PHMSA’s Pipeline Safety Reauthorization: Funding Issues

Introduction

The federal pipeline safety program is administered by the Department of Transportation's (DOT's) Pipeline and Hazardous Materials Safety Administration (PHMSA), working with state pipeline safety regulators. Together, the federal and state agencies regulate the safety of the nation's hazardous liquid (e.g., crude oil) and natural gas pipelines. Under the PIPES Act of 2016 (P.L. 114-183), funding authorization for PHMSA's pipeline safety program expired on October 1, 2019. Although the Further Consolidated Appropriations Act, 2020 (P.L. 116-94) includes pipeline safety appropriations for FY2020, Congress is debating at what levels the program should next be authorized. The Trump Administration's FY2019 and FY2020 budgets have proposed reducing PHMSA's pipeline safety funding whereas House and Senate bills would authorize increased funding at different levels.

Past Budget Authority

PHMSA's pipeline safety program is funded primarily by user fees assessed on each regulated pipeline operator. PHMSA collects additional fees from underground natural gas storage facility operators to fund storage regulatory activities as part of its pipeline safety program. Much of PHMSA's budget is used to pay safety inspectors, either directly as federal employees or indirectly as state employees through state grants. By statute, PHMSA may pay up to 80% of the cost of personnel, equipment, and activities of a certified state pipeline safety agency. PHMSA's total annual budget authority for pipeline safety has grown since 2001 (Figure 1). For FY2019, PHMSA's enacted authority was $165 million—more than double the agency's budget authority in FY2008 (not adjusted for inflation).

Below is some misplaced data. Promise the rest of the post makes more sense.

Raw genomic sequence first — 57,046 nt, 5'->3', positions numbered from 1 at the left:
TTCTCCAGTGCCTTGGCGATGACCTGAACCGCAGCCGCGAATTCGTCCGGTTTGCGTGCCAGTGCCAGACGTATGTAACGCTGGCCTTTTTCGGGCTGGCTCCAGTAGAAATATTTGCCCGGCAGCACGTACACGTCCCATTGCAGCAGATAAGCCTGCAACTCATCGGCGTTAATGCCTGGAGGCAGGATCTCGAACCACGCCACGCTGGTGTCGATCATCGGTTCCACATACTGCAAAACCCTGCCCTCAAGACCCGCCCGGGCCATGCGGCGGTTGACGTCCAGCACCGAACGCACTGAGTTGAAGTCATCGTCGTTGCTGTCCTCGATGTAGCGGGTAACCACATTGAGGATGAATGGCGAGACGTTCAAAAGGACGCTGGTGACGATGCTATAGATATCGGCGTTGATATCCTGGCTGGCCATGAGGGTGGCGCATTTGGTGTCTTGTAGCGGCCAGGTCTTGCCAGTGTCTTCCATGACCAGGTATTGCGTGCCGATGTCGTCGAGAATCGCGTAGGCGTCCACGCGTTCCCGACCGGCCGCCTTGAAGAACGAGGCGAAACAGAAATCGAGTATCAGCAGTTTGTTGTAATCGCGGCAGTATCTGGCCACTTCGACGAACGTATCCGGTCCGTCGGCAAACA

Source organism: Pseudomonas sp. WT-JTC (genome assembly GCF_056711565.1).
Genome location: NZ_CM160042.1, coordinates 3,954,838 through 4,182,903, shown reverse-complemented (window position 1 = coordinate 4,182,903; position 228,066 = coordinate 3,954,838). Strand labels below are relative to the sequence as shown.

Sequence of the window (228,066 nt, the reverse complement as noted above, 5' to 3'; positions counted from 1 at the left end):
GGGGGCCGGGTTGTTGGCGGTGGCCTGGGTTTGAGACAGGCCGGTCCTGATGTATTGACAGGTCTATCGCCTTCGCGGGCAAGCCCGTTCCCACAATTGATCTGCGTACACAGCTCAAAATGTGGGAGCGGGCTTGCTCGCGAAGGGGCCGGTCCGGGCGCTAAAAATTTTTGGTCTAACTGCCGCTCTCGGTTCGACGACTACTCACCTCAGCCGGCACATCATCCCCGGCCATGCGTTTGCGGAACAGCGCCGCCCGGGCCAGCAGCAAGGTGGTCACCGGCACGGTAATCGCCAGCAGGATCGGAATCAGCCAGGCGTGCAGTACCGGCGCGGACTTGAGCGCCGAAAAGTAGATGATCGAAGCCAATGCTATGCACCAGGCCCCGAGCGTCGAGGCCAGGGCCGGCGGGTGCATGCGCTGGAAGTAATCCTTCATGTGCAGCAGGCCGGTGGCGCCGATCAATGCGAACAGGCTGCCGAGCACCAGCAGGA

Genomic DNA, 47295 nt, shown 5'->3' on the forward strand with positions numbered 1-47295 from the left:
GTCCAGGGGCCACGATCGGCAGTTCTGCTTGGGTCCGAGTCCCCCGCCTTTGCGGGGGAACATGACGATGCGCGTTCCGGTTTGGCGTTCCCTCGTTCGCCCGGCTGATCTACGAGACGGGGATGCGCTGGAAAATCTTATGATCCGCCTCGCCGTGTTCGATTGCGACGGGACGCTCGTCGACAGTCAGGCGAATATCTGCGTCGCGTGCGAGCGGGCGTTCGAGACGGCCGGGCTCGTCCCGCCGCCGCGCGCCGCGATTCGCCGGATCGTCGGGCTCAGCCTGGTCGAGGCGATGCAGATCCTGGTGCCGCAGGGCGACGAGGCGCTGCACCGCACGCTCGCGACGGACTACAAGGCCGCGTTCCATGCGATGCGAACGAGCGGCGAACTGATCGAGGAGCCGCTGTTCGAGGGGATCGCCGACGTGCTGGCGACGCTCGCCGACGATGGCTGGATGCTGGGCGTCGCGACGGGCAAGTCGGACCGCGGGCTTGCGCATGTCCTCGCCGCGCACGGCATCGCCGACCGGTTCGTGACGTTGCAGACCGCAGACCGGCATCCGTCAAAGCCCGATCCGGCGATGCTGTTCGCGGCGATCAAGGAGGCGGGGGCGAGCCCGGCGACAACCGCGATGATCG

Figure 1. PHMSA Pipeline Safety Total Annual Budget Authority FY2001-FY2019

(Millions of Dollars)

Sources: U.S. Office of Management and Budget, Department of Transportation.

Notes: Includes funds from the Pipeline Safety Fund, the Oil Spill Liability Trust Fund, and the Underground Natural Gas Storage Facility Safety accounts.

Reauthorization Proposals

On June 3, 2019, Transportation Secretary Elaine Chao proposed pipeline safety budget authority for PHMSA of approximately $149 million for FY2020, which would have been roughly 10% less than the FY2019 budget authority ($165 million). The Trump Administration's pipeline safety budget request of February 11, 2020, is for $161 million for FY2021.

On July 31, 2019, the Senate Commerce, Science, and Transportation Committee reported the PIPES Act of 2019 (S. 2299) with proposed budget authority of $180 million in FY2020 rising to $195 million in FY2023. On November 19, 2019, the House Energy and Commerce Committee reported the SAFER Pipelines Act of 2019 (H.R. 5120) with proposed pipeline safety budget authority of approximately $195 million in FY2020 rising to approximately $211 million in FY2023. On November 20, 2019, the House Transportation and Infrastructure Committee also reported H.R. 5120 with the same budget authority. Compared to PHMSA's FY2019 budget authority, the House and Senate bills would increase PHMSA's pipeline safety authorization by roughly 18% and 9%, respectively, for FY2020. P.L. 116-94 appropriates $168 million for pipeline safety in FY2020, a 1.8% increase over the FY2019 authorization. Figure 2 compares the administration's budget requests, the FY2020 appropriation, and the funding proposals in the Senate and House bills.